In 1903, the Jewish Daily Forward reported that the word "oysesn" had entered the Yiddish language. To dine out--not at a friend's or relative's house, but at an actual restaurant--had been unheard of in the old country (and up until that point, even the new).
I've been a "snowbird"--as opposed to a "snowflake"--for the last 19 years. "Snowflakes" generally originate from the Northeast U. S., Canada or other areas. But, instead of coming to Florida in October or November and staying until the end of the "season" in April, they come for shorter periods of time, yet come and go frequently. My husband and I spend the the winter months in Lake Worth, Florida.
I recently had the pleasure of reading "Jewish As A Second Languge," Expanded 2nd Edition, by Molly Katz.
I was quite amused to read that portion of her book that dealt with "What to bring to any restaurant."
Molly says to bring
1. A little sweater (in case the air conditioner is on) The Yiddish word for sweater is "sveter."
2. A matchbook (to put under the table leg if the table isn't steady)
3. A review of the place (so you can start to be disappointed--"antoysht"-- even before the bread comes
She also reminds us that "The first table offered is always inferior (near the kitchen, near the bathroom, or Godforbid near the air conditioner).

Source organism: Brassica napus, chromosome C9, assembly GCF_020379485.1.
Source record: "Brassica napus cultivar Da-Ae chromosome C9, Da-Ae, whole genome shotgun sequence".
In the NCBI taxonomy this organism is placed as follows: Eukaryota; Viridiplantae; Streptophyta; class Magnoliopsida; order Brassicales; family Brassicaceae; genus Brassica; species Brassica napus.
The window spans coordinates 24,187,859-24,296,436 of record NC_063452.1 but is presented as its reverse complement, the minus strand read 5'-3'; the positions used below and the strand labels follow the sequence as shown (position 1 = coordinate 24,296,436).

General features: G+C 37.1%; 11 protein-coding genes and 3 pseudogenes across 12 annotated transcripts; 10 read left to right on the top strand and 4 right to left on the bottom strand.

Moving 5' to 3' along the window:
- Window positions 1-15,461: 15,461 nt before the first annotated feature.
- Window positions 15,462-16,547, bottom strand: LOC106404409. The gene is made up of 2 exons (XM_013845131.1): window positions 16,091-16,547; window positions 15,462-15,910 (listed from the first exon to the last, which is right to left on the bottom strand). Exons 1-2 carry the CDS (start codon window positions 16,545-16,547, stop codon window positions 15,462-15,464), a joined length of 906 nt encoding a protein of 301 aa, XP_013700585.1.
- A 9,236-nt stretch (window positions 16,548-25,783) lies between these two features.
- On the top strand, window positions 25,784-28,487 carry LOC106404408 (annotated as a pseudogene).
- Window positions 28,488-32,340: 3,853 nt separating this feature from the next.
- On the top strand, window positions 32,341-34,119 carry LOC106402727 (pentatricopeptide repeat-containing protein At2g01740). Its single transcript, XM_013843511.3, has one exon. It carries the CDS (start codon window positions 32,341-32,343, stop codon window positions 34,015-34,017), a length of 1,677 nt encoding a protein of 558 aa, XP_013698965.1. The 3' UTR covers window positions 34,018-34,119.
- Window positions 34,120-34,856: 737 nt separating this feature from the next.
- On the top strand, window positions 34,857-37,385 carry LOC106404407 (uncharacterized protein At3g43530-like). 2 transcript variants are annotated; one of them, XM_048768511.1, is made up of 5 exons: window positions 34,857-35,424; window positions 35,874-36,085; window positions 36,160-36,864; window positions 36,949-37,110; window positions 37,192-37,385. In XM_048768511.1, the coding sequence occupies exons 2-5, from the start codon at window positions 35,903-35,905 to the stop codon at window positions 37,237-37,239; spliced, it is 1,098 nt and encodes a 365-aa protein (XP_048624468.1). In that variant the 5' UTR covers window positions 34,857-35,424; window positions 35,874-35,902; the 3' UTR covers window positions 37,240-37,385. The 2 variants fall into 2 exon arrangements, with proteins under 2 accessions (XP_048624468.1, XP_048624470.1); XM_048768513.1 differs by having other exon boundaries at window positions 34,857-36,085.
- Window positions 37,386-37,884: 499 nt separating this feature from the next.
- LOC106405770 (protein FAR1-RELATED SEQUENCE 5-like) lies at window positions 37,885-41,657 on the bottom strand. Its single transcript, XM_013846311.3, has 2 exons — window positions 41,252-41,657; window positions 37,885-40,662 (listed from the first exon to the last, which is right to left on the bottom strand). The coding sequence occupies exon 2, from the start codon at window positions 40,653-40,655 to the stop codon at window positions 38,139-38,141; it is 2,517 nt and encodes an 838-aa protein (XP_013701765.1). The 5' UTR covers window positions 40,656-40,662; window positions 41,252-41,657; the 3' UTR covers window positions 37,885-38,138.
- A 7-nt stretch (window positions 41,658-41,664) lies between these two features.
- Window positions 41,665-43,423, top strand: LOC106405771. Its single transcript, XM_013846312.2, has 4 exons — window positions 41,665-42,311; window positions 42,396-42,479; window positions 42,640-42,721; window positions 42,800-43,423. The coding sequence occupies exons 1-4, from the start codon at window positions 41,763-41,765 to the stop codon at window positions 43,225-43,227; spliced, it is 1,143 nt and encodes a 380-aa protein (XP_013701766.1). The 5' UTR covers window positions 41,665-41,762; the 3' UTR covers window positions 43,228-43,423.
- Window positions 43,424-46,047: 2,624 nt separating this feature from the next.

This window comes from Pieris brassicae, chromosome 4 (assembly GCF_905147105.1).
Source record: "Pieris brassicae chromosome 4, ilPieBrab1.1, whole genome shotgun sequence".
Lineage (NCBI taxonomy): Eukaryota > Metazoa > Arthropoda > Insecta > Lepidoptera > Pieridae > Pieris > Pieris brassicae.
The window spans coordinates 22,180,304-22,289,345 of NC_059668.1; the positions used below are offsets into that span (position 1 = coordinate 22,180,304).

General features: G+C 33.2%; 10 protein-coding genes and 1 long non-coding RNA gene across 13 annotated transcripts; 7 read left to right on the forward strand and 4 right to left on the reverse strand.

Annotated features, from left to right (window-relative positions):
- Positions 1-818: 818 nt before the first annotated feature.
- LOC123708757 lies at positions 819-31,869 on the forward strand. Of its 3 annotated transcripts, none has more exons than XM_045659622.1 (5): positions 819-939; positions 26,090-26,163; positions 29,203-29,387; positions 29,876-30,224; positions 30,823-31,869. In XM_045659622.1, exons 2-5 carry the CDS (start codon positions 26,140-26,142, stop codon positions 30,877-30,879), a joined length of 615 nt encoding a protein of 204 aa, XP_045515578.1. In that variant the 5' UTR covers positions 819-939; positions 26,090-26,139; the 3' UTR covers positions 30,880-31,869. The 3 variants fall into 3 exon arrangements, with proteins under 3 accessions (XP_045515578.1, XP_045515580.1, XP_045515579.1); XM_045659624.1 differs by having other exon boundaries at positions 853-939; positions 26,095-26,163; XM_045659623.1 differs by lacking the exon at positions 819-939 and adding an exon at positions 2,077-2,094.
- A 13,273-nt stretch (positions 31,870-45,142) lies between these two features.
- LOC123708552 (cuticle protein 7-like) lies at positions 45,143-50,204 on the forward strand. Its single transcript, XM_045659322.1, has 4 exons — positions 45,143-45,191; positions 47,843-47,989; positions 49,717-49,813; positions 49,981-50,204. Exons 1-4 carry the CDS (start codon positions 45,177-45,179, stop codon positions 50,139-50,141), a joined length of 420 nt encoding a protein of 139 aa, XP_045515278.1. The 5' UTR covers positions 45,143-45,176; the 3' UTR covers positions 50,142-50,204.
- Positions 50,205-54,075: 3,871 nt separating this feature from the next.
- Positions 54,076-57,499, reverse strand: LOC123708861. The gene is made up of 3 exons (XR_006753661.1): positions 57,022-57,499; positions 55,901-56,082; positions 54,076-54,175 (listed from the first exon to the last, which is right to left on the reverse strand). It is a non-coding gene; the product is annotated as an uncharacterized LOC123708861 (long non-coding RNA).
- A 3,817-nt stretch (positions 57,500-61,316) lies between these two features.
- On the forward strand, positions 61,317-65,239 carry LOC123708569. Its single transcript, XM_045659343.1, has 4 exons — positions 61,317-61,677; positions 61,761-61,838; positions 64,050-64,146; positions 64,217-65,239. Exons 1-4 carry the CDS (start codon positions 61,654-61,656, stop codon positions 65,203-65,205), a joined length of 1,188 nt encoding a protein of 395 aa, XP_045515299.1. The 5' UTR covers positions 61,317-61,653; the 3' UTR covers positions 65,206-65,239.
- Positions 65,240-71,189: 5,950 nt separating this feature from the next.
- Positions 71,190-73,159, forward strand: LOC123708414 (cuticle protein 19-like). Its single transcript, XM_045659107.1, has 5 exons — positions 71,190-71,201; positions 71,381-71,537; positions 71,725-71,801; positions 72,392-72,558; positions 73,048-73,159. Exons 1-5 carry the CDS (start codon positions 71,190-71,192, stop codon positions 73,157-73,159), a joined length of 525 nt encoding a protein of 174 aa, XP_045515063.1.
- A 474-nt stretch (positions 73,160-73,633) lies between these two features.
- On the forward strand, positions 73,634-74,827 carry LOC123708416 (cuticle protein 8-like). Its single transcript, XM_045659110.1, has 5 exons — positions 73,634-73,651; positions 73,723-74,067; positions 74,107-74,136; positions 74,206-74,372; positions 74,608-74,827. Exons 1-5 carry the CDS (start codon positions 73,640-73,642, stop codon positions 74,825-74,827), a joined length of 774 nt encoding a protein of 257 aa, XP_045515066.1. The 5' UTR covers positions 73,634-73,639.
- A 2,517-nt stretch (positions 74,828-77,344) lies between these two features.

"Esn aroys" means "eating out" and the above-mentioned rules apply to eating at the "Balaboosta"--the Nolita (NY) restaurant that means "perfect housewife" in Yiddish. (Try the shrimp Kataif--wrapped in strands of phyllo). It also applies to eating in Ben's Deli in Boca Raton, Zaidy's in Cherry Creek, Denver. and Harold's New York Deli in Edison, NJ. They offer 26-ounce pastrami sandwiches and triple decker sandwiches, which are recommended to feed at least 6-8 people. The #5 Turkey, Corned Beef and Tongue sandwich costs $62.95.
The next time that you're sitting in the condo "estsimer" (dining room), be sure to share this wonderful joke:
Shlomo and Yetta are getting ready to go out to "mitog" (dinner).
Yetta comes out of the bedroom and says to Shlomo, "Darling, do you want me to wear this Chanel suit or shall I put on the Gucci outfit?"
"What do I care?" Shlomo replies.
Yetta then asks, "Darling, shall I wear my Rolex or my Cartier watch?"
"Who cares?" says Shlomo.
Yetta then says to Shlomo, "Darling, shall I wear my 5 carat pear or my 6 carat round 'diment'?"
To which Shlomo responds, "Hey, if you
don't get your act together, AND SOON,
we are going to miss the Early Bird Special."
Marjorie Wolfe still remembers eating with her parents at the original Wolfie Cohen's Rascal house on 172nd Street and Collins Avenue, Miami Beach.....at 4:30 in the afternoon.
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